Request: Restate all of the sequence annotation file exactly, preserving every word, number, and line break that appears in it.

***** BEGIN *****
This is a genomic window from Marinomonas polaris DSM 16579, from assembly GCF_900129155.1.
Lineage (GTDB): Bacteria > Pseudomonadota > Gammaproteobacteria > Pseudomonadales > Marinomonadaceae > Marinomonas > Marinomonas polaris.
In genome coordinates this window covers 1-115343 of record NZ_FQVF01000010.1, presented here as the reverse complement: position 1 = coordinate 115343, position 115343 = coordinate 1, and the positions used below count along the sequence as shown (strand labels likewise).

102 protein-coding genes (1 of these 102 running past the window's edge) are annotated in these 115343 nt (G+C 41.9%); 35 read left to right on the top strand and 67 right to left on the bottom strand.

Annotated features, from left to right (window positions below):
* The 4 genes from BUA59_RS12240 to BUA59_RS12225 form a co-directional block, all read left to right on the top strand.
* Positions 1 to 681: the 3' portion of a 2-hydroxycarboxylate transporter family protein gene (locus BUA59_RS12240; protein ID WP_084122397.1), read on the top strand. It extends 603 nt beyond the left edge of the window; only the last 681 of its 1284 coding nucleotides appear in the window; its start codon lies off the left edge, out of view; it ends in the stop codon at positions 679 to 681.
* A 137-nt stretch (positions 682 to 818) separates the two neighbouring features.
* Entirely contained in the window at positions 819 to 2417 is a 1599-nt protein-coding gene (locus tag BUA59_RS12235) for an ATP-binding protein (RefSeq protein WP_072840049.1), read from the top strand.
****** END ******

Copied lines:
This is a genomic window from Marinomonas polaris DSM 16579, from assembly GCF_900129155.1.
Lineage (GTDB): Bacteria > Pseudomonadota > Gammaproteobacteria > Pseudomonadales > Marinomonadaceae > Marinomonas > Marinomonas polaris.
In genome coordinates this window covers 1-115343 of record NZ_FQVF01000010.1, presented here as the reverse complement: position 1 = coordinate 115343, position 115343 = coordinate 1, and the positions used below count along the sequence as shown (strand labels likewise).

102 protein-coding genes (1 of these 102 running past the window's edge) are annotated in these 115343 nt (G+C 41.9%); 35 read left to right on the top strand and 67 right to left on the bottom strand.

Annotated features, from left to right (window positions below):
* The 4 genes from BUA59_RS12240 to BUA59_RS12225 form a co-directional block, all read left to right on the top strand.
* Positions 1 to 681: the 3' portion of a 2-hydroxycarboxylate transporter family protein gene (locus BUA59_RS12240; protein ID WP_084122397.1), read on the top strand. It extends 603 nt beyond the left edge of the window; only the last 681 of its 1284 coding nucleotides appear in the window; its start codon lies off the left edge, out of view; it ends in the stop codon at positions 679 to 681.
* A 137-nt stretch (positions 682 to 818) separates the two neighbouring features.
* Entirely contained in the window at positions 819 to 2417 is a 1599-nt protein-coding gene (locus tag BUA59_RS12235) for an ATP-binding protein (RefSeq protein WP_072840049.1), read from the top strand.